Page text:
So do keep an eye out for Monterey County wine events (Link.)
Plan a day or weekend for wine tasting along the Salinas Wine Trail.
In the summer, the air is warm with coastal winds sweeping
down the valley, and bonus—no pollution.
You won't find fine lodging or dining nearby.
But plenty of lodging is to be had in Monterey, less than an hour away.
Or stop in Salinas before heading down the Valley and pick up some food for a picnic.
Give yourself time to slow down and enjoy the day.
The Salinas Valley Wine Trail is breathtaking
in a wild, desolate kind of way—with its own siren call.
Here's to your next wine trail,
Visit my Monterey Wineries page for more tasting rooms and Monterey wines.
Integrity Wines offers flights of wine on Aviation Way. The Integrity tasting room and production site is just steps from the Watsonville airport. Owner, Mark Hoover, recently opened the doors to his “urban winery.” Mark prefers to travel around and choose the grapes that he likes for his wines. He decided to skip the land and vineyards, source the grapes he wants, and focus on producing wines. It always helps to know your own goals and strengths. And Mark knows he would rather make wine than grow wine.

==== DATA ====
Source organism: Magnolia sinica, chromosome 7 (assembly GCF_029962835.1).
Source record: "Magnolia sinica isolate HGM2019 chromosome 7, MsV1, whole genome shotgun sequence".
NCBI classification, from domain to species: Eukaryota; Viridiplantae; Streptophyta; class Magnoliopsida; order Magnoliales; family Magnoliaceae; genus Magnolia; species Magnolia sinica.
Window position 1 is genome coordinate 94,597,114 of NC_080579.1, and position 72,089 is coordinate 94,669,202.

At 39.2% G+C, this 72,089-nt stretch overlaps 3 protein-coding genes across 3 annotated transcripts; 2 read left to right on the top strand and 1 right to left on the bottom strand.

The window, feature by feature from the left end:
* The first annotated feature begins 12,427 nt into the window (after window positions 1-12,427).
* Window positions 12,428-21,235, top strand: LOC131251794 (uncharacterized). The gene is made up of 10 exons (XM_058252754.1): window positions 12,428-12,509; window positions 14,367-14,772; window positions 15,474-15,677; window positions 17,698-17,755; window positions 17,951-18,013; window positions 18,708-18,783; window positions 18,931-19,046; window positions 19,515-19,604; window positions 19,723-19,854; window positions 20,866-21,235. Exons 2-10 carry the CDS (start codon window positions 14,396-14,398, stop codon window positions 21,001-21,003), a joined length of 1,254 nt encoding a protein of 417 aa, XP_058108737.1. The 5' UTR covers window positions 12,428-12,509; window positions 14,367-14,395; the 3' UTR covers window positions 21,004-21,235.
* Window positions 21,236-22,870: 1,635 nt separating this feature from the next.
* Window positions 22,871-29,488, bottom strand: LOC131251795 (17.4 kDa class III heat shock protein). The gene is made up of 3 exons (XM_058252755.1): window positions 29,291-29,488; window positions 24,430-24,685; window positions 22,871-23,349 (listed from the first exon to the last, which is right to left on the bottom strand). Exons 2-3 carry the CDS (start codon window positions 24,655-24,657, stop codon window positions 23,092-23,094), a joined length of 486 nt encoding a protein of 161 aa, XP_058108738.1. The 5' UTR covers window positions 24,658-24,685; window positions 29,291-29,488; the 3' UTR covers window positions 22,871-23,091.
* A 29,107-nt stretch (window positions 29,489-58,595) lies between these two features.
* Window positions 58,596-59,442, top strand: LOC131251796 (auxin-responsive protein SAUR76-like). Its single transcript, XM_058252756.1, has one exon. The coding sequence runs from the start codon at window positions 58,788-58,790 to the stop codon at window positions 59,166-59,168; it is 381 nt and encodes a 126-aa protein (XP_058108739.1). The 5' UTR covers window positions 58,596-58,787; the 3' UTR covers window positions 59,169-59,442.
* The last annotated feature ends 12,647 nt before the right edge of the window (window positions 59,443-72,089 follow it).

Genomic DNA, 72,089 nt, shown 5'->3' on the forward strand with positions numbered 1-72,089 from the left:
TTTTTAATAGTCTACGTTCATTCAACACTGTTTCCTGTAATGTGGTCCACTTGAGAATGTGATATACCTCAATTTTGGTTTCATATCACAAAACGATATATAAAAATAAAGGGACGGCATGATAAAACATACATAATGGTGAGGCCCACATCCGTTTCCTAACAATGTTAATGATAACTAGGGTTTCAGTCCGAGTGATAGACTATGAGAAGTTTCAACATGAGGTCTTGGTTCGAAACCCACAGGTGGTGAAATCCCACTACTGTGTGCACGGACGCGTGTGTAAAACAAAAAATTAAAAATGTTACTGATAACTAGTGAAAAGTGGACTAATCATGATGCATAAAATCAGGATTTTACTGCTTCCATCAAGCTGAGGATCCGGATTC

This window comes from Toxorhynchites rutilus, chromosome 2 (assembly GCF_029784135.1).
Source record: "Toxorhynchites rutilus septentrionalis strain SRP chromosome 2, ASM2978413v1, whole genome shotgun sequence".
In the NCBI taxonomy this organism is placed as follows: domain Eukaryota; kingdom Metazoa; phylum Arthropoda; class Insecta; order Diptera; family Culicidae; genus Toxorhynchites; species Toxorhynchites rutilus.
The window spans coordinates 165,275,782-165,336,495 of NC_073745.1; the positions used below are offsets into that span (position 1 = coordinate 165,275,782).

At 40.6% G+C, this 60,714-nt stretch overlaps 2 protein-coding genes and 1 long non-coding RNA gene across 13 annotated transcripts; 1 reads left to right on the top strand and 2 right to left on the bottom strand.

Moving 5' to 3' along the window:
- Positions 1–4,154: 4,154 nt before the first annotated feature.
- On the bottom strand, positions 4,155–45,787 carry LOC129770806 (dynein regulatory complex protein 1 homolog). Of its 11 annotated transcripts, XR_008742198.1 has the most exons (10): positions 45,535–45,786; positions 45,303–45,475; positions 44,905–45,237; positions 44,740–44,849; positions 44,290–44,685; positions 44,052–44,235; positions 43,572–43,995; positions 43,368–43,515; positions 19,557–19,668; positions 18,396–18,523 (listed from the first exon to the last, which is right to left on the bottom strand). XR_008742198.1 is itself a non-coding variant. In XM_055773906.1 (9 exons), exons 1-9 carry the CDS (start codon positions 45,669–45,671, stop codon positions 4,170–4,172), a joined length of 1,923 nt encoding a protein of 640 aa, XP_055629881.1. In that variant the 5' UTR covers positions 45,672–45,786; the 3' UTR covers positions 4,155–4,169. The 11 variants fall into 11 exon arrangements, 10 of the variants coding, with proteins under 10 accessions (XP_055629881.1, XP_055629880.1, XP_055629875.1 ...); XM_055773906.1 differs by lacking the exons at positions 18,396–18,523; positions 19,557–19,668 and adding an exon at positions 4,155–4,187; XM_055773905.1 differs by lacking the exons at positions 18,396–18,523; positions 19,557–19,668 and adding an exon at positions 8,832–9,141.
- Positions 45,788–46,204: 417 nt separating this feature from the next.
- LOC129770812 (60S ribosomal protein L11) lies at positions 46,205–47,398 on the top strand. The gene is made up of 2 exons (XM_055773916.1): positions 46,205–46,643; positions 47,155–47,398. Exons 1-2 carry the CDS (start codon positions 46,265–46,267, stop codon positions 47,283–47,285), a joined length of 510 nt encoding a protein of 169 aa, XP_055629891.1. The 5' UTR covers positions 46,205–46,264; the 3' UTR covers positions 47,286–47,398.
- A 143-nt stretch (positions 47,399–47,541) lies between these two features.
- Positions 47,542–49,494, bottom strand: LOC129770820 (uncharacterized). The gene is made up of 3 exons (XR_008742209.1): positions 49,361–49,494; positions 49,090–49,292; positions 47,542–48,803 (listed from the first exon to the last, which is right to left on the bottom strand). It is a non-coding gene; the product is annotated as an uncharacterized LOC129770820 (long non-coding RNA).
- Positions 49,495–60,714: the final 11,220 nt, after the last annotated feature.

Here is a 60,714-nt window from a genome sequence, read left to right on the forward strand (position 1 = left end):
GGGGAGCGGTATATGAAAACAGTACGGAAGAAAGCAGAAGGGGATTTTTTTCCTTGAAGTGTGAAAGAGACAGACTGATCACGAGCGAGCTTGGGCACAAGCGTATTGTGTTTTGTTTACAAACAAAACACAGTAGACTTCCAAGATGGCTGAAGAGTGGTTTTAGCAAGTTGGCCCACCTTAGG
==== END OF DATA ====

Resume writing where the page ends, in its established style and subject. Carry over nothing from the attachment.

Mark has been making wine since the '80s with 2018 marking his third year of production. For some time his friends kept encouraging him and his talent for making wines. “What's stopping you from production?” they would ask. Well, that little thing called funding. Fast forward, and Mark's friends believed in him and his wines to the extent that they backed his business and the funding came through.
To his credit, Mark's wines are holding their own. His 2016 Santa Lucia Highlands Chardonnay won a Silver Metal in the Monterey National Wine Competition. Sip Integrity wines made with grapes from the Santa Lucia Highlands, Sonoma, Napa, and of course, local Bay Area vineyards.
The tasting party at Integrity Wines was made up of a small group of people, seven in all, from various ages and stages of life. So it was particularly fun to hear tasters' responses and comments on the wines!
Integrity wines are made “for people, by people.
”When pouring a bottle, you'll notice the thumbprint logo was placed
directly where one grabs the bottle.
I think of the thumbprint as a nod towards the tech industry, one's unique identity and authenticity.
For my tasting friend, the thumbprint brought to mind being honest, real, and one of a kind.
The thumbprint evokes images and meaning to each of us.
But in the end, what we put our hand to is very significant.
Mark Hoover has put his hand to making wines.
It's inspiring to see a new business in Watsonville and what that brings about.
The Mayor is one of Integrity's frequent customers. The winery offers commerce that promotes the town. And I think there's always a bit of a kid in all of us.
Who doesn't like watching planes take off and land?
Only as grown ups, now we can stop by Integrity Wines on our way.
Enjoy your next flight of wines.
Across the way is another Watsonville winery! Visit my post on Wargin Wines (link.)
Join me at California Wine